For the genus of moths see:, see Laelia (moth).
Laelia anceps
Scientific classification
Kingdom: Plantae
(unranked): Angiosperms
(unranked): Monocots
Order: Asparagales
Family: Orchidaceae
Subfamily: Epidendroideae
Tribe: Epidendreae
Subtribe: Laeliinae
Alliance: Cattleya
Genus: Laelia
Lindl., 1831

See text.

Laelia is a small genus of 25 species[1] from the orchid family (Orchidaceae). This is one of the most important and popular orchid genera, because of the beautiful flowers, their genetic properties and because they are fairly easy to cultivate. John Lindley did not specify his reasons for naming this orchid as he did;[2] one possibility is that he named it after Laelia, one of the Vestal Virgins. Laelia is abbreviated L. in the horticultural trade.[3]

Laelia species are found in the subtropical or temperate climate of Central America, but mostly in Mexico. Laelia speciosa is a high-elevation plant, preferring sunny, dry and cool conditions. The others grow in the rainforest with a warm, humid summer and a dry cool winter. The species L. albida, L. anceps and L. autumnalis prefer higher and cooler altitudes.

Laelia is one of the orchid genera known to use crassulacean acid metabolism photosynthesis,[4] which reduces evapotranspiration during daylight because carbon dioxide is collected at night.

Most are epiphytes, but a few are lithophytes, such as Laelia anceps. They are closely related to Cattleya, but have twice as many pollinia. Stems are usually short, however the stem of Laelia anceps can be more than 1 m long. The ovate pseudobulbs are clearly separate. These are about 6 – 30 cm long. One or two waxy, leathery leaves develop from each pseudobulb. This leaf can be up to 20 cm long. The inflorescence is a raceme, which can be 30 cm long, with up to eight flowers, growing from the top of the pseudobulb. These flowers can be pink to purple, with a beautifully colored purple lip becoming white close to the column . They bloom in spring or autumn. Albino varieties are rare and therefore prized. Due to high demand for such a rare mutations, many horticultural labs use modern tissue culture or mericloning techniques to increase their availability.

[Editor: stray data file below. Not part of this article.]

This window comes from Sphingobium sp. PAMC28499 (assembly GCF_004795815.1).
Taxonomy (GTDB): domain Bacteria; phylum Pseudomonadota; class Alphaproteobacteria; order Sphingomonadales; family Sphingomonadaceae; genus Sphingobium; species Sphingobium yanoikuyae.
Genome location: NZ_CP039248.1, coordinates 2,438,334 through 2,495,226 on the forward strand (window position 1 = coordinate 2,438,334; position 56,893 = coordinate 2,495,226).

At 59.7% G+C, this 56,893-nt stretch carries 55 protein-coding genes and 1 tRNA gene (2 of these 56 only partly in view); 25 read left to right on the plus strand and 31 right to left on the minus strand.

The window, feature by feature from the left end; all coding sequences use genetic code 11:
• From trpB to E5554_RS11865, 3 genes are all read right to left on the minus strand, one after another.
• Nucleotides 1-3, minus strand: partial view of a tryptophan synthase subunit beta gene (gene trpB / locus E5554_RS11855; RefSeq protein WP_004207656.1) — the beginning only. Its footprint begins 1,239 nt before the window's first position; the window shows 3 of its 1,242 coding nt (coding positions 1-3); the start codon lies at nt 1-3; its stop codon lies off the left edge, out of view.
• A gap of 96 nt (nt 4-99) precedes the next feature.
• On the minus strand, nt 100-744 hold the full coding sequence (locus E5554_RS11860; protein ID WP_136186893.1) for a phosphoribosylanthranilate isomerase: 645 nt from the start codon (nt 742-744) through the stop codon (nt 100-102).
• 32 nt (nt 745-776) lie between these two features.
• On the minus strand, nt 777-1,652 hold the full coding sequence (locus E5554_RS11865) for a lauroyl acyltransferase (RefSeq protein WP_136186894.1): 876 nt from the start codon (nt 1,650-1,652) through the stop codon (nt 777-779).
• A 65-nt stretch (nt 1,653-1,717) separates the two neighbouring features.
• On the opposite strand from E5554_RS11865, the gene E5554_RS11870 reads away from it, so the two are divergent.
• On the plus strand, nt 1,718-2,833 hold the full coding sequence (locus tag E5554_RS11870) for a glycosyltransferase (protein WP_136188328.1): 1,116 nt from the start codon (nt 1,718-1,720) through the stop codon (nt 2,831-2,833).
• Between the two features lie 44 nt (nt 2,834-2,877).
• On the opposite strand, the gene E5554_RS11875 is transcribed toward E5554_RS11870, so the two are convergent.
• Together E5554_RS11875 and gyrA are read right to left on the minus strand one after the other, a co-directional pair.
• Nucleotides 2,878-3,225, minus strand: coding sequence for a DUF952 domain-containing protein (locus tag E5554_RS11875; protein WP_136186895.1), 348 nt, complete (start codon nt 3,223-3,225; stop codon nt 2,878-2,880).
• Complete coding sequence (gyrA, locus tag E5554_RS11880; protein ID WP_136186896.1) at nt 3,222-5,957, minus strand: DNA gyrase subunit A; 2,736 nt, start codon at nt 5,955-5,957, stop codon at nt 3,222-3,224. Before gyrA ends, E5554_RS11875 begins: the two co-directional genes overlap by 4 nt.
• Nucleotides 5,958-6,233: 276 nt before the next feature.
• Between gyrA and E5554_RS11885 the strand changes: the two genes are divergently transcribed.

Members of this genus tend to be fairly easy in culture, and some plants are surprisingly drought-tolerant. Culture is highly dependent upon the natural habitat of the species in question, although many do well as mounted (plaqued) specimens so that the roots receive plenty of air circulation and a sharp wet-and-dry cycle.

The Brazilian Laelias, after being classified for several years under Sophronitis,[5] have now been placed in the genus Cattleya.

Species formerly placed in the genus Schomburgkia have been moved either to the genus Laelia or Myrmecophila.[6]

Laelia species readily form hybrids within the genus, and with other genera, including Cattleya, Brassavola, and Rhyncholaelia.


Laelia gouldiana


The genus Amalia Rchb. is generally included here.


  1. "World Checklist of Selected Plant Families".
  2. John Lindley (1830–1840). The genera and species of orchidaceous plants. Ridgways; available from Biodiversity Heritage Library. p. 115.
  3. "Alphabetical list of standard abbreviations of all generic names occurring in current use in orchid hybrid registration as at 31st December 2007". Royal Horticultural Society.
  4. Gilberto Barbante Kerbauy; Cassia Ayumi Takahashi; Alejandra Matiz Lopez; Aline Tiemi Matsumura; Leonardo Hamachi; Lucas Macedo Félix; Paula Natália Pereira; Luciano Freschi; Helenice Mercier (2012). "Crassulacean Acid Metabolism in Epiphytic Orchids: Current Knowledge, Future Perspectives". Applied Photosynthesis, Dr Mohammad Najafpour (Ed.), ISBN 978-953-510-061-4.
  5. C. van den Berg; M. W. Chase (2000). "Nomenclatural notes on Laeliinae – I.". Lindleyana. 15 (2): 115–119.
  6. AOS article "Farewell Schomburgkia"
  7. "World Checklist of Selected Plant Families".
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